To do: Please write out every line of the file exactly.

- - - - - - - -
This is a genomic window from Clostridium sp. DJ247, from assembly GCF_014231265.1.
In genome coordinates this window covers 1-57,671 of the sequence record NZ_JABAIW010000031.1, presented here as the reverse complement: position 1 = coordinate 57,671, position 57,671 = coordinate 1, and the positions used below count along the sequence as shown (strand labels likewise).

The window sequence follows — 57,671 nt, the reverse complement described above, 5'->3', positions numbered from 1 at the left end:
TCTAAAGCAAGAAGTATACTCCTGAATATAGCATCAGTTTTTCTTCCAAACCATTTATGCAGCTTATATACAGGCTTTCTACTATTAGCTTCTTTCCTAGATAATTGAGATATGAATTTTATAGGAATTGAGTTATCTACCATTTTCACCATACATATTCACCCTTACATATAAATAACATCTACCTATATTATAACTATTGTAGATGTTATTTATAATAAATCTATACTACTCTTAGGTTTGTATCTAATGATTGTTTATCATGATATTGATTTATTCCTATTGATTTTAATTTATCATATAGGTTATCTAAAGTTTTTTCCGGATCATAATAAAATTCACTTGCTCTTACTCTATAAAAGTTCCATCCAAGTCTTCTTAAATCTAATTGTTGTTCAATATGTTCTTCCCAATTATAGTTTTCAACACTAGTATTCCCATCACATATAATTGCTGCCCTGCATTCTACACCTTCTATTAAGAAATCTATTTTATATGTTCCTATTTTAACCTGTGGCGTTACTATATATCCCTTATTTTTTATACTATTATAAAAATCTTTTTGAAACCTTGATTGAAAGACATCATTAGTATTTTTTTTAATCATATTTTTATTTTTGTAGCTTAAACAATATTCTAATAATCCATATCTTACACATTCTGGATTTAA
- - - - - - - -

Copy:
This is a genomic window from Clostridium sp. DJ247, from assembly GCF_014231265.1.
In genome coordinates this window covers 1-57,671 of the sequence record NZ_JABAIW010000031.1, presented here as the reverse complement: position 1 = coordinate 57,671, position 57,671 = coordinate 1, and the positions used below count along the sequence as shown (strand labels likewise).

The window sequence follows — 57,671 nt, the reverse complement described above, 5'->3', positions numbered from 1 at the left end:
TCTAAAGCAAGAAGTATACTCCTGAATATAGCATCAGTTTTTCTTCCAAACCATTTATGCAGCTTATATACAGGCTTTCTACTATTAGCTTCTTTCCTAGATAATTGAGATATGAATTTTATAGGAATTGAGTTATCTACCATTTTCACCATACATATTCACCCTTACATATAAATAACATCTACCTATATTATAACTATTGTAGATGTTATTTATAATAAATCTATACTACTCTTAGGTTTGTATCTAATGATTGTTTATCATGATATTGATTTATTCCTATTGATTTTAATTTATCATATAGGTTATCTAAAGTTTTTTCCGGATCATAATAAAATTCACTTGCTCTTACTCTATAAAAGTTCCATCCAAGTCTTCTTAAATCTAATTGTTGTTCAATATGTTCTTCCCAATTATAGTTTTCAACACTAGTATTCCCATCACATATAATTGCTGCCCTGCATTCTACACCTTCTATTAAGAAATCTATTTTATATGTTCCTATTTTAACCTGTGGCGTTACTATATATCCCTTATTTTTTATACTATTATAAAAATCTTTTTGAAACCTTGATTGAAAGACATCATTAGTATTTTTTTTAATCATATTTTTATTTTTGTAGCTTAAACAATATTCTAATAATCCATATCTTACACATTCTGGATTTAA